Its too cold, can you get up and turn up the thermostat on the heating? Nope, i'll pick up my phone and do it.. and i'll do it per room in the house to make sure i'm not wasting any money. While the core concept there is one of laziness the result if done right is cost savings in heating around the house
I'm not a gamer, not in the sense that i'd see the point of having an xbox or a PS5, even handheld gaming devices lost thier appeal. Being able to fire up my web browser and Be a Jedi, an F1 driver or part of a Tom Clancy novel however works for me. While my gaming is casual when I am going it I do like it to be aesthetically pleasing.
Whats not Google?
While we have gone in a lot for Google and its home services its not everywhere, I have webcams over the house which are not Google, I've got a Ring Doorbell, the core internet isn't Google. The Sonos in the living room is, but in the kitchen a mis purchased Amazon Echo tells the time..
So this paints the picture. I've gone down the google Eco system, invested in hardware, drunk the cool aid, evil or not I'm now just a statistic in the Alphabet family..
This gets me to ChromeOS. Its something i've been using since around 2015 when it was released. Started out with a rather plasitic Acer Chromebook which also ran Crouton and was my first tentative step into the product. I then took a leap and bought a very portable Asus Flip Chromebook which was amazing. This was followed by purchasing the HP Chromebook X2 tablet which was an amazing purchase and well worth it.
Last year (2020) on my other laptop saw me try to find a Linux Distro which was right for me and spent a long time on OpenSuse then flipped around different KDE based distros and ended the year on Kubuntu.
What the year taught me was that there isn't a Linx distro which ticks all the boxes for me and often this is about choice, I'm always looking for the next big change, update.
This lead me in Jan 2021 to install Brunch on my Dell XPS 13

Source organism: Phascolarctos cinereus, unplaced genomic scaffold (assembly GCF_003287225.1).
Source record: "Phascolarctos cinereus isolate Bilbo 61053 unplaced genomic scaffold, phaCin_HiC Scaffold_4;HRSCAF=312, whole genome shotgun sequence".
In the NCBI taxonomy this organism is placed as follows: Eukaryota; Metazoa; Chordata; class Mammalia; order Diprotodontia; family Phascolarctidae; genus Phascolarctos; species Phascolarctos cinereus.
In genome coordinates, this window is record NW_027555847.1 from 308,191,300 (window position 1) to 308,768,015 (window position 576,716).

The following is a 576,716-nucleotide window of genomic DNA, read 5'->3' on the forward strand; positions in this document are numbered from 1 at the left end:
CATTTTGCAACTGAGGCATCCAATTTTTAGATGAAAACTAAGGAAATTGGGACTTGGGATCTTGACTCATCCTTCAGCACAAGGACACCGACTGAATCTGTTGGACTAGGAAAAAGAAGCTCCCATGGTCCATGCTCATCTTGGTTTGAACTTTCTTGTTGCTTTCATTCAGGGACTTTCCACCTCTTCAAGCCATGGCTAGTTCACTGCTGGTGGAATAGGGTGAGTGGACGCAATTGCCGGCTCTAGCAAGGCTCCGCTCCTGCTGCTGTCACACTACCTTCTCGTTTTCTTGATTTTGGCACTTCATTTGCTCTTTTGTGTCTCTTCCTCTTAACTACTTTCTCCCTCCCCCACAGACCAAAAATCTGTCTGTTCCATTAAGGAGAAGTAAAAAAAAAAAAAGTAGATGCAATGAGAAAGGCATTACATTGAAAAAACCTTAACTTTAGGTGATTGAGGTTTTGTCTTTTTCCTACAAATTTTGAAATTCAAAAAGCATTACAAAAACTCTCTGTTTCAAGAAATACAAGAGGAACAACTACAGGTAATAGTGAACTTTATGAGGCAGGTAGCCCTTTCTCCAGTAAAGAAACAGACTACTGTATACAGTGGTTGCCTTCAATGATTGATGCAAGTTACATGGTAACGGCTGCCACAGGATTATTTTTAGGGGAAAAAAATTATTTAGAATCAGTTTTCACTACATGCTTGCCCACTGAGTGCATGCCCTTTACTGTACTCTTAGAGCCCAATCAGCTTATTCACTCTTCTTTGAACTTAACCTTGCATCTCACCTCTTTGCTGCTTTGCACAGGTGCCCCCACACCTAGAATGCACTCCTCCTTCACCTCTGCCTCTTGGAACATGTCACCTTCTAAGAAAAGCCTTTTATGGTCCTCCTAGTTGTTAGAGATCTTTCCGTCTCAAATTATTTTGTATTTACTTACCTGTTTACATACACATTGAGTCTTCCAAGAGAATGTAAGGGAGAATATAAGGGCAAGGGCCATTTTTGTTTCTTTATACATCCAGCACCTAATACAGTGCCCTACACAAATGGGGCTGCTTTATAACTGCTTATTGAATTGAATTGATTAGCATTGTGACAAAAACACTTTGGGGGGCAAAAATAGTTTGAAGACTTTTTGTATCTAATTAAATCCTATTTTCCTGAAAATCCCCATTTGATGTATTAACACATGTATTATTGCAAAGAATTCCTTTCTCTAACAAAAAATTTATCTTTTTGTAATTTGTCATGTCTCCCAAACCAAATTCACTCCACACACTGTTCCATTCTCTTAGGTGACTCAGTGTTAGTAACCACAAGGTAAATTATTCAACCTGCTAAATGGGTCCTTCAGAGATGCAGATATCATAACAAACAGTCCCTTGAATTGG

The purpose of the Brunch framework is to create a generic x86_64 ChromeOS image from an official recovery image. To do so, it uses a 1GB ROOTC partition (containing a custom kernel, an initramfs, the swtpm binaries, userspace patches and config files) and a specific EFI partition to boot from it.
I wrote a post on this at the end of 2020
Running ChromeOS as my primary Operating system has been a breath of fresh air. Sure there are limitations on what software I can run, however in the most part coming from a Linux desktop those limitations are not great.
I tend to do most work in the command line anyway and as ChromeOS provides access to a Linux commandline via a Debian container I can install the deb packages for the few software items I need.
Changing how I work to use the Web interfaces for Outlook, Teams and other office products has not caused me any problem and day to day I've also installed a splattering of android apps but in the most part can use the web interface for most things.
Its the integration into the wiser eco system however that has made this easier to use. my account across 2 Chromebook devices and an Android phone and the consistancy is nice (and abut to get nicer with future upgrades)
For those Webpages i'd like to treat as Windows Applications there are PWA's or just creating a Windows version of the Website
A lot of the Day to day tricks and Tips i've picked up i've been logging in a blog post here:
However I think the main factor in going all in chromebook is i'm able to just get on with using the computer as a tool now as something which needs constant care and attention. Updates take a simple reboot, 10 seconds at most. Offline files are editable, I can get my emails offline and play media files offline should I need to.